That means that the time to start organising the handover from the first century’s programmers to the second is now, or perhaps a little earlier. You can see the period from the 1940s to around 1980 as a time of discovery, when people invented new ways of building and applying computers because they could, and because there were no old ways yet. The next three and a half decades—a period longer than my life—has been a period of rediscovery, in which a small number of practices have become entrenched and people occasionally find existing, but forgotten, tools and techniques to add to their arsenal, and incrementally advance the entrenched ones.

My suggestion is that the next few decades be a period of uncovery, in which we purposefully seek out those things that have been tried, and tell the stories of how they are:

  • successful because they work;
  • successful because they are well-marketed;
  • successful because they were already deployed before the problems were understood;
  • abandoned because they don’t work;
  • abandoned because they are hard;
  • abandoned because they are misunderstood;
  • abandoned because something else failed while we were trying them.

I imagine a multi-volume book✽, one that is to the art of computer programming as The Art Of Computer Programming is to the mechanics of executing algorithms on a machine. Such a book✽ would be mostly a guide, partly a history, with some, all or more of the following properties:

  • not tied to any platform, technology or other fleeting artefact, though with examples where appropriate (perhaps in a platform invented for the purpose, as MIX, Smalltalk, BBC BASIC and Oberon all were)
  • informed both by academic inquiry and practical experience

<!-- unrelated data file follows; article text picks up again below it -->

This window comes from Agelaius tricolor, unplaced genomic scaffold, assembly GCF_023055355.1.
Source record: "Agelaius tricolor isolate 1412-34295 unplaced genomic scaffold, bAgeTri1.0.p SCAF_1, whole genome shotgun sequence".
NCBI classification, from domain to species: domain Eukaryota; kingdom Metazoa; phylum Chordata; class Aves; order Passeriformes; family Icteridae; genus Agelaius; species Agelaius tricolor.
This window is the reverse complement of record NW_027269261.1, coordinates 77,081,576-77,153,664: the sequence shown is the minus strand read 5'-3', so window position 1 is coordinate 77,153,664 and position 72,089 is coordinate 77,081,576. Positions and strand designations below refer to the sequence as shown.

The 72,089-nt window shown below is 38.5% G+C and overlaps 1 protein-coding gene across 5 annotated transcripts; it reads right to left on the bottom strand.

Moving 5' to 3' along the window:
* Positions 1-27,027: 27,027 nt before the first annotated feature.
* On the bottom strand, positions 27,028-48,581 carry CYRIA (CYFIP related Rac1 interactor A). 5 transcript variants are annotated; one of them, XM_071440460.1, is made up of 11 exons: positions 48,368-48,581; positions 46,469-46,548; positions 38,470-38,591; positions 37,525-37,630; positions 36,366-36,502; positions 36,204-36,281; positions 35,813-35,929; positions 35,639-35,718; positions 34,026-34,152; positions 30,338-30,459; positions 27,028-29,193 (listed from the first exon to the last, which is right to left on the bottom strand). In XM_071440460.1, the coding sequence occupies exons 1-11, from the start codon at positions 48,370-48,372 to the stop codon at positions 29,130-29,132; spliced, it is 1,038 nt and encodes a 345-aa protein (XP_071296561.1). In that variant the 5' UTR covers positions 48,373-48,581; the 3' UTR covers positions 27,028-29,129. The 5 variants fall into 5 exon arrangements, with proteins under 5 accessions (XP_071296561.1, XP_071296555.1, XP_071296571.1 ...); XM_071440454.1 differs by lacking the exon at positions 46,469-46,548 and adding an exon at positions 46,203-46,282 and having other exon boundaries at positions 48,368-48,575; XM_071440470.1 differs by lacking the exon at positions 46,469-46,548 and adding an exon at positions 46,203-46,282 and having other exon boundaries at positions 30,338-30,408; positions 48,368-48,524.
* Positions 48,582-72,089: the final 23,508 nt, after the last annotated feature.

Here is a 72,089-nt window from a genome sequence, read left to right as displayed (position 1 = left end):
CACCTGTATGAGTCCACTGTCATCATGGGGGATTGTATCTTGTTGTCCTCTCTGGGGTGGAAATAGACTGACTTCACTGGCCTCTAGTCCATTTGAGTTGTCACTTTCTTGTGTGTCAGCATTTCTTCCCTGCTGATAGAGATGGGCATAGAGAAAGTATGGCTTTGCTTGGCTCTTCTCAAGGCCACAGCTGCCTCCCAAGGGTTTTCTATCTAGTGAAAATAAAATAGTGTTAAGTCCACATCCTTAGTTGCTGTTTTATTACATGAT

• more accessible than the Software Engineering Body of Knowledge
  • as accepting of multiple dissenting views as Ward’s Wiki
  • at least as honest about our failures as The Mythical Man-Month
  • at least as proud of our successes as The Clean Coder
  • more popular than The Celestial Homecare Omnibus

As TAOCP is a survey of algorithms, so this book✽ would be a survey of techniques, practices and modes of thought. As this century’s programmer can go to TAOCP to compare algorithms and data structures for solving small-scale problems then use selected algorithms and data structures in their own work, so next century’s applier of computing could go to this book✽ to compare techniques and ways of reasoning about problems in computing then use selected techniques and reasons in their own work. Few people would read such a thing from cover to cover. But many would have it to hand, and would be able to get on with the work of invention without having to rewrite all of Doug Engelbart’s work before they could get to the new stuff.

It's dangerous to go alone! Take this.

✽: don’t get hung up on the idea that a book is a collection of quires of some pigmented flat organic matter bound into a codex, though.